James Garfield became the youngest member of the Ohio State Legislature in 1859, serving two years while simultaneously studying law. He was admitted to the Ohio Bar Association in 1861 and commissioned into the Union Army that same year, rising to the rank of major general before resigning his commission in December of 1863 to take his seat in the U.S. House of Representatives. James Garfield’s congressional career would span 17 years, ending with his election as 20th President of the United States in 1880.
James Garfield was the Only President Who was also an Ordained Minister
James Garfield facts show that Garfield was influenced by the religious movement of the Disciples of Christ while growing up during the early 19th century. He experienced a call to Christianity at the age of 18, and was baptized on March 4, 1850. He conducted his first sermon in 1853, comparing the lives and achievements of two great conquerors, Napoleon and Jesus Christ. Upon his election to the Presidency in 1880, Garfield became the first and only U.S. President to hold the title of ordained minister, bringing worldwide publicity to the Disciples of Christ religious movement.
James Garfield was Assassinated Only 200 Days into His Presidency
James Garfield facts show that Garfield was shot twice, once in the arm and once in the back, on July 2, 1881 by Charles Guiteau, an aggrieved attorney whom Garfield had refused an ambassadorship appointment. The shooting took place at the train station in Washington, D.C. as President Garfield was preparing to depart for Williams College where he was scheduled to deliver a speech. Seriously wounded, Garfield was taken to the White House, where he remained until September 6, when he was moved to a New Jersey seaside retreat to recuperate. James Garfield died in Elberon, New Jersey on September 19, 1881 of infection and internal hemorrhage.
James Garfield Initiated Postal Service Reform and Friendlier Relations with Latin America
Although James Garfield’s Presidency lasted only 200 days, he will be remembered for his initiation of Postal Service reform and for taking up the cause of political patronage by reasserting Presidential authority over the Senate on matters of executive appointments. James Garfield’s organization of the first Pan American Conference paved the way for friendlier relations with Latin American countries and was instrumental in thwarting British control over the region. James Garfield facts show that four years after the President’s death, First Lady Lucretia Garfield created the James Garfield Presidential Memorial Library, setting a precedent that would be followed by future Presidents to come.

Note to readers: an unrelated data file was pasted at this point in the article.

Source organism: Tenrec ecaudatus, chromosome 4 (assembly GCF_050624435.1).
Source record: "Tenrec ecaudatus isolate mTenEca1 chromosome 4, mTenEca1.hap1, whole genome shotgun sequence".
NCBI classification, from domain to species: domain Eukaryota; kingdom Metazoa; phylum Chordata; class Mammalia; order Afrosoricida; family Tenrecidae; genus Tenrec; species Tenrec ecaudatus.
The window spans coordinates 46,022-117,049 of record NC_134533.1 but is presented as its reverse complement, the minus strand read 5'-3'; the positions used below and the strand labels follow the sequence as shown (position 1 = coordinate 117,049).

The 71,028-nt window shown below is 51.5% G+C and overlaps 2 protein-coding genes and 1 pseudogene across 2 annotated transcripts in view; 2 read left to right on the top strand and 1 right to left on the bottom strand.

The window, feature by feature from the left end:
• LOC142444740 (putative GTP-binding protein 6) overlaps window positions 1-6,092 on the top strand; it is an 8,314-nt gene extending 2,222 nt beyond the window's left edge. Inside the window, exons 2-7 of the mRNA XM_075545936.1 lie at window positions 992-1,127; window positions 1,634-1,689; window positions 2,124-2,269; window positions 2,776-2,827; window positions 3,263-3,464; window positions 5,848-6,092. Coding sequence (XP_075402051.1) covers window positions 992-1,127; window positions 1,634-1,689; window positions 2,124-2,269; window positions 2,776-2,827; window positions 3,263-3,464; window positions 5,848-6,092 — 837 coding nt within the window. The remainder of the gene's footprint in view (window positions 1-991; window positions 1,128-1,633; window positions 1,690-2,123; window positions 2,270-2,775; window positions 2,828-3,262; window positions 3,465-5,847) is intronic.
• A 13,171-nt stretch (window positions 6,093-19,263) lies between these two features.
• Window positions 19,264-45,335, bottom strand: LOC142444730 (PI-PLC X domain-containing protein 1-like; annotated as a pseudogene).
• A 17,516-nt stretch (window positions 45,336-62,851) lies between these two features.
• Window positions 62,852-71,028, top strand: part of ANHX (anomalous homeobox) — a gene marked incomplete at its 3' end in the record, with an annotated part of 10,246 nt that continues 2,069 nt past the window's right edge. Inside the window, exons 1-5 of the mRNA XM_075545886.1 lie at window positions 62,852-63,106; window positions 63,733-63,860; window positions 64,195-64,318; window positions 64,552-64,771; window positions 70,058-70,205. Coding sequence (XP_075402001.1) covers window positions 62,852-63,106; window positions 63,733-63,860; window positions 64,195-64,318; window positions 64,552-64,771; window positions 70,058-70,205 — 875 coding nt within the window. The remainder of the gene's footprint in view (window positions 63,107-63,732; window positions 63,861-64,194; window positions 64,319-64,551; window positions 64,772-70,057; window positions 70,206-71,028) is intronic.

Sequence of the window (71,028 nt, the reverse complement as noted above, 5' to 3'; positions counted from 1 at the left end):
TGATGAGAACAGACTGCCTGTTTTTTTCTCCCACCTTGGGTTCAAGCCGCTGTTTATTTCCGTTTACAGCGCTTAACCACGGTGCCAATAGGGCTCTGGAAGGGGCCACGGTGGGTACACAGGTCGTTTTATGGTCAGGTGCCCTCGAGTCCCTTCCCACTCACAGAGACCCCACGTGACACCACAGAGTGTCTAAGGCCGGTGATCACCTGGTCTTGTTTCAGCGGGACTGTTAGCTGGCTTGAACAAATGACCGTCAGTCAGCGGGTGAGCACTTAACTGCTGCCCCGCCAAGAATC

James Garfield was the Last of the Log Cabin Presidents
James Garfield was born to Abram and Eliza Ballou Garfield in a 20’ by 30’ log cabin on November 19, 1831. His father died before his second birthday, leaving his mother to raise him and his four siblings alone on their small Ohio farm in what was then known as Orange Township. Garfield was the last of seven log cabin Presidents, and was preceded by Andrew Jackson, Zachary Taylor, Millar Fillmore, James Buchanan, Abraham Lincoln, and Ulysses S. Grant. A replica of the original Garfield cabin sits on the Village Hall grounds of Moreland Hills, Ohio (formerly Orange Township). The James Garfield Memorial Cabin is maintained and operated by the Moreland Hills Historical Society.
James Garfield was a Compromise Candidate in the 1880 Election
James Garfield was not the Republican Party’s first choice of nominee for the 1880 Presidential election. When the convention was unable to produce a winner from its three strongest candidates, James Garfield was awarded the nomination as a compromise candidate. Garfield’s immediate reaction to the nomination was to object, stating his support of John Sherman; however, he was overruled and awarded the nomination on the 36th ballot with 399 votes.
James Garfield was One of Three Presidents to Hold Office in 1881
James Garfield facts show that President Garfield was one of three presidents to hold office in the same year, an instance that has occurred only twice in U.S. history. Garfield assumed the office of President from his predecessor, Rutherford B. Hayes, who served from March 5, 1887 until Garfield’s inauguration on March 4, 1881. Following Garfield’s death on September 19, 1881, Chester A. Arthur was sworn in as the 21st President of the U.S. on September 20, 1881.
James Garfield’s Favorite Food was Squirrel Soup
James Garfield facts show that his favorite food was squirrel soup. Garfield was also partial to homemade breads, mashed potatoes, and parsnips, and he loved to drink cold milk. While Garfield was known for eating just about anything, the one food he did not like was oatmeal. According to a favorite story told by constituents, Garfield was once quoted, upon being informed that Indian leader Sitting Bull was starving himself to protest his imprisonment, as saying, “Let him starve.” Then, after thinking for a moment, he said, “Oh, no, send him my oatmeal.”